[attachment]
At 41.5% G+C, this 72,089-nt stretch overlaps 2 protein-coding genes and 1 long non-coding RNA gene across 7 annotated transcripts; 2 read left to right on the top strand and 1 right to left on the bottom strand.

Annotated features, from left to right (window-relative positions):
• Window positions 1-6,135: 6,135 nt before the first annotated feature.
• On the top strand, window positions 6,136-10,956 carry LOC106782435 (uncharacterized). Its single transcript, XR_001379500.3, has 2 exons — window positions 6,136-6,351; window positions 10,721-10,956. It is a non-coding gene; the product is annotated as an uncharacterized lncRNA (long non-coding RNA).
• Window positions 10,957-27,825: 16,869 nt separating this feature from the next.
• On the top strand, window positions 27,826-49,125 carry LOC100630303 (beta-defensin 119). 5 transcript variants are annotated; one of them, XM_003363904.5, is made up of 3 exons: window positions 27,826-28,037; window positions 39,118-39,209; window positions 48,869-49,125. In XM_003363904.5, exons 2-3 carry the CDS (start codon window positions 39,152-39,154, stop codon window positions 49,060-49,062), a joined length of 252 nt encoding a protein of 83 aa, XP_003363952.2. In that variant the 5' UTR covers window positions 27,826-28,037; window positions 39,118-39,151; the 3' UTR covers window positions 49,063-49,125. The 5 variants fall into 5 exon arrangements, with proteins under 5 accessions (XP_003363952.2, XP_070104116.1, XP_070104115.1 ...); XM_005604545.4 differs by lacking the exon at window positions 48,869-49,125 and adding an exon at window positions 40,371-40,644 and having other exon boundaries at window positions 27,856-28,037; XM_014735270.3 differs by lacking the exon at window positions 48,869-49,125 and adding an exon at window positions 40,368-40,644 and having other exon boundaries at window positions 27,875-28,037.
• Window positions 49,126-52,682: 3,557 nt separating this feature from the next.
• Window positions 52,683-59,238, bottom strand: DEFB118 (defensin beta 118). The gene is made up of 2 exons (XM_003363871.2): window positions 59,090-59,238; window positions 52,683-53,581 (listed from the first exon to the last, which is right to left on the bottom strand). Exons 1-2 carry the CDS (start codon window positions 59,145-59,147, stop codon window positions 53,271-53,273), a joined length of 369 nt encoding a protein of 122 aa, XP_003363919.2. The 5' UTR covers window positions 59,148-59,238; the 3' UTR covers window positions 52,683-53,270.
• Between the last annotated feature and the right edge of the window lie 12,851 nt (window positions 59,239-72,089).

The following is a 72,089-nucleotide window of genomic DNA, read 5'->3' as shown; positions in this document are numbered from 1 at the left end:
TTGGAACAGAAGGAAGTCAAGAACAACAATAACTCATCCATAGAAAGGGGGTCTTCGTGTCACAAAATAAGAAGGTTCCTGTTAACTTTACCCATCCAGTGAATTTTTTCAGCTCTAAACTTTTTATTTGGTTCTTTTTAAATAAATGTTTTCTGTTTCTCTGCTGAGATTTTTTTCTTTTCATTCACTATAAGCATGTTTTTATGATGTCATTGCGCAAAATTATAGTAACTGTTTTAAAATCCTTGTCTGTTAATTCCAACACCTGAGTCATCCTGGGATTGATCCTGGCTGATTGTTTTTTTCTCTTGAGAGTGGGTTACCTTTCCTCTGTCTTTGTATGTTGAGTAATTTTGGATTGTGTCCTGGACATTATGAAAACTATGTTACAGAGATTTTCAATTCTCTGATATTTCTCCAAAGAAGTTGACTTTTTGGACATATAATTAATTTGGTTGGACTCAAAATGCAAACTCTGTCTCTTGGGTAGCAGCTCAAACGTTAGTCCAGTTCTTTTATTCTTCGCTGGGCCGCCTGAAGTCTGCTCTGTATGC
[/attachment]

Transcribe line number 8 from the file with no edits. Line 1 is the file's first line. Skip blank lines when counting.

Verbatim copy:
• Window positions 52,683-59,238, bottom strand: DEFB118 (defensin beta 118). The gene is made up of 2 exons (XM_003363871.2): window positions 59,090-59,238; window positions 52,683-53,581 (listed from the first exon to the last, which is right to left on the bottom strand). Exons 1-2 carry the CDS (start codon window positions 59,145-59,147, stop codon window positions 53,271-53,273), a joined length of 369 nt encoding a protein of 122 aa, XP_003363919.2. The 5' UTR covers window positions 59,148-59,238; the 3' UTR covers window positions 52,683-53,270.